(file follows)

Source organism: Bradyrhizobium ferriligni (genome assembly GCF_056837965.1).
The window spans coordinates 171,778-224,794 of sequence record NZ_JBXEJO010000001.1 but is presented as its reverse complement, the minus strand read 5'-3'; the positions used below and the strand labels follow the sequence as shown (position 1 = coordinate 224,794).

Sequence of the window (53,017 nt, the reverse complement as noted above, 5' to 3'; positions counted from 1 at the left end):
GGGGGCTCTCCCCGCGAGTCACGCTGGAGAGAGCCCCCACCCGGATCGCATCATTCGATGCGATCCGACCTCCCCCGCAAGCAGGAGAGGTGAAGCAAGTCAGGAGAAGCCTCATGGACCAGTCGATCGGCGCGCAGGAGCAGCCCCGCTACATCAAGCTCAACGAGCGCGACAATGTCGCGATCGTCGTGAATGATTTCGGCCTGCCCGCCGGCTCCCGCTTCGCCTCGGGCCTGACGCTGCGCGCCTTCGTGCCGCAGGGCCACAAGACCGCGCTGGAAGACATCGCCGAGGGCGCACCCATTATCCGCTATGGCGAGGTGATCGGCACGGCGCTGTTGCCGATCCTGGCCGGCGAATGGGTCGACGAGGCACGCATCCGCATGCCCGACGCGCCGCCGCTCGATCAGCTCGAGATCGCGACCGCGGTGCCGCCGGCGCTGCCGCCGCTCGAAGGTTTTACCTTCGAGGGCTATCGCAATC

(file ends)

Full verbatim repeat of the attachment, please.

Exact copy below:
Source organism: Bradyrhizobium ferriligni (genome assembly GCF_056837965.1).
The window spans coordinates 171,778-224,794 of sequence record NZ_JBXEJO010000001.1 but is presented as its reverse complement, the minus strand read 5'-3'; the positions used below and the strand labels follow the sequence as shown (position 1 = coordinate 224,794).

Sequence of the window (53,017 nt, the reverse complement as noted above, 5' to 3'; positions counted from 1 at the left end):
GGGGGCTCTCCCCGCGAGTCACGCTGGAGAGAGCCCCCACCCGGATCGCATCATTCGATGCGATCCGACCTCCCCCGCAAGCAGGAGAGGTGAAGCAAGTCAGGAGAAGCCTCATGGACCAGTCGATCGGCGCGCAGGAGCAGCCCCGCTACATCAAGCTCAACGAGCGCGACAATGTCGCGATCGTCGTGAATGATTTCGGCCTGCCCGCCGGCTCCCGCTTCGCCTCGGGCCTGACGCTGCGCGCCTTCGTGCCGCAGGGCCACAAGACCGCGCTGGAAGACATCGCCGAGGGCGCACCCATTATCCGCTATGGCGAGGTGATCGGCACGGCGCTGTTGCCGATCCTGGCCGGCGAATGGGTCGACGAGGCACGCATCCGCATGCCCGACGCGCCGCCGCTCGATCAGCTCGAGATCGCGACCGCGGTGCCGCCGGCGCTGCCGCCGCTCGAAGGTTTTACCTTCGAGGGCTATCGCAATC